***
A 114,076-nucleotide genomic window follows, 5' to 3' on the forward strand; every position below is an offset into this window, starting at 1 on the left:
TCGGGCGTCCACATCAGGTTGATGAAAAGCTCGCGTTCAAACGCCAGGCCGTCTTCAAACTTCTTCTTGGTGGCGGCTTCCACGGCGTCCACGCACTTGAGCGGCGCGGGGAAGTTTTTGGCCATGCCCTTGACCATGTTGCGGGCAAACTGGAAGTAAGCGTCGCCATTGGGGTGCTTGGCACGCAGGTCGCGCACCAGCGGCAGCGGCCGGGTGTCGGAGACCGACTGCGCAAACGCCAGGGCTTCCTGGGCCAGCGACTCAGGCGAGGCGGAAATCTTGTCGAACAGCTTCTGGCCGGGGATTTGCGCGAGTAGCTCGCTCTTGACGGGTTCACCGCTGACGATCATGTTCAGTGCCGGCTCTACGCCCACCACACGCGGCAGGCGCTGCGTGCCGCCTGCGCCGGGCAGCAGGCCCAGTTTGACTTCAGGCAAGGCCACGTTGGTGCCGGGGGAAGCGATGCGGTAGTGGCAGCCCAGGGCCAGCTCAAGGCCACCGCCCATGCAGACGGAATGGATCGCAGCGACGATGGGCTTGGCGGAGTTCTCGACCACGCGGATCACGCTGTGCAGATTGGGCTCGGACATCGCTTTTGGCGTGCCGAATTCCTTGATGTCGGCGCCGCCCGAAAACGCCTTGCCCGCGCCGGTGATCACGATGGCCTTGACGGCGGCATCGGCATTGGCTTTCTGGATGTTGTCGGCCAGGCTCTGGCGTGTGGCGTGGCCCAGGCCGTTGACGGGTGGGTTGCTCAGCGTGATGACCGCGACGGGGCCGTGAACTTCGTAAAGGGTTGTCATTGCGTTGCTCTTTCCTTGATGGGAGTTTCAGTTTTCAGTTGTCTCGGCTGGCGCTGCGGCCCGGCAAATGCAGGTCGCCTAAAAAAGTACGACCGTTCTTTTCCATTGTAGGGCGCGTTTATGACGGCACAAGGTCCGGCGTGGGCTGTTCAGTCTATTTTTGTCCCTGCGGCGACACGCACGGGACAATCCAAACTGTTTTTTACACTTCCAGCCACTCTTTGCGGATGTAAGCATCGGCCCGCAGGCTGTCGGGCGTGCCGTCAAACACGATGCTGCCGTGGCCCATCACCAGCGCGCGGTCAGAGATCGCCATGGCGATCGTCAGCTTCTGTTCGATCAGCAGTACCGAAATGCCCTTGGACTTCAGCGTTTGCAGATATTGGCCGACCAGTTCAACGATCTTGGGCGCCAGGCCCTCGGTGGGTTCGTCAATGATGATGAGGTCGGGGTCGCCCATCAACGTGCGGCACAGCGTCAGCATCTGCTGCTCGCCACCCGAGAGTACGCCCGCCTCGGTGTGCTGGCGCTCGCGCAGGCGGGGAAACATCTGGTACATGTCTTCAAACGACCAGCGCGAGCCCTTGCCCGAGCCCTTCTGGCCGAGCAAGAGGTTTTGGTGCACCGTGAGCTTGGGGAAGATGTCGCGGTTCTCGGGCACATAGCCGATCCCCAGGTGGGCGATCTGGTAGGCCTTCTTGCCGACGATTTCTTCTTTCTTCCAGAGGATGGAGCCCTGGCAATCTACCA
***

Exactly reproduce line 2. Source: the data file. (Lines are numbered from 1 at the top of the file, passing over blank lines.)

TCGGGCGTCCACATCAGGTTGATGAAAAGCTCGCGTTCAAACGCCAGGCCGTCTTCAAACTTCTTCTTGGTGGCGGCTTCCACGGCGTCCACGCACTTGAGCGGCGCGGGGAAGTTTTTGGCCATGCCCTTGACCATGTTGCGGGCAAACTGGAAGTAAGCGTCGCCATTGGGGTGCTTGGCACGCAGGTCGCGCACCAGCGGCAGCGGCCGGGTGTCGGAGACCGACTGCGCAAACGCCAGGGCTTCCTGGGCCAGCGACTCAGGCGAGGCGGAAATCTTGTCGAACAGCTTCTGGCCGGGGATTTGCGCGAGTAGCTCGCTCTTGACGGGTTCACCGCTGACGATCATGTTCAGTGCCGGCTCTACGCCCACCACACGCGGCAGGCGCTGCGTGCCGCCTGCGCCGGGCAGCAGGCCCAGTTTGACTTCAGGCAAGGCCACGTTGGTGCCGGGGGAAGCGATGCGGTAGTGGCAGCCCAGGGCCAGCTCAAGGCCACCGCCCATGCAGACGGAATGGATCGCAGCGACGATGGGCTTGGCGGAGTTCTCGACCACGCGGATCACGCTGTGCAGATTGGGCTCGGACATCGCTTTTGGCGTGCCGAATTCCTTGATGTCGGCGCCGCCCGAAAACGCCTTGCCCGCGCCGGTGATCACGATGGCCTTGACGGCGGCATCGGCATTGGCTTTCTGGATGTTGTCGGCCAGGCTCTGGCGTGTGGCGTGGCCCAGGCCGTTGACGGGTGGGTTGCTCAGCGTGATGACCGCGACGGGGCCGTGAACTTCGTAAAGGGTTGTCATTGCGTTGCTCTTTCCTTGATGGGAGTTTCAGTTTTCAGTTGTCTCGGCTGGCGCTGCGGCCCGGCAAATGCAGGTCGCCTAAAAAAGTACGACCGTTCTTTTCCATTGTAGGGCGCGTTTATGACGGCACAAGGTCCGGCGTGGGCTGTTCAGTCTATTTTTGTCCCTGCGGCGACACGCACGGGACAATCCAAACTGTTTTTTACACTTCCAGCCACTCTTTGCGGATGTAAGCATCGGCCCGCAGGCTGTCGGGCGTGCCGTCAAACACGATGCTGCCGTGGCCCATCACCAGCGCGCGGTCAGAGATCGCCATGGCGATCGTCAGCTTCTGTTCGATCAGCAGTACCGAAATGCCCTTGGACTTCAGCGTTTGCAGATATTGGCCGACCAGTTCAACGATCTTGGGCGCCAGGCCCTCGGTGGGTTCGTCAATGATGATGAGGTCGGGGTCGCCCATCAACGTGCGGCACAGCGTCAGCATCTGCTGCTCGCCACCCGAGAGTACGCCCGCCTCGGTGTGCTGGCGCTCGCGCAGGCGGGGAAACATCTGGTACATGTCTTCAAACGACCAGCGCGAGCCCTTGCCCGAGCCCTTCTGGCCGAGCAAGAGGTTTTGGTGCACCGTGAGCTTGGGGAAGATGTCGCGGTTCTCGGGCACATAGCCGATCCCCAGGTGGGCGATCTGGTAGGCCTTCTTGCCGACGATTTCTTCTTTCTTCCAGAGGATGGAGCCCTGGCAATCTACCA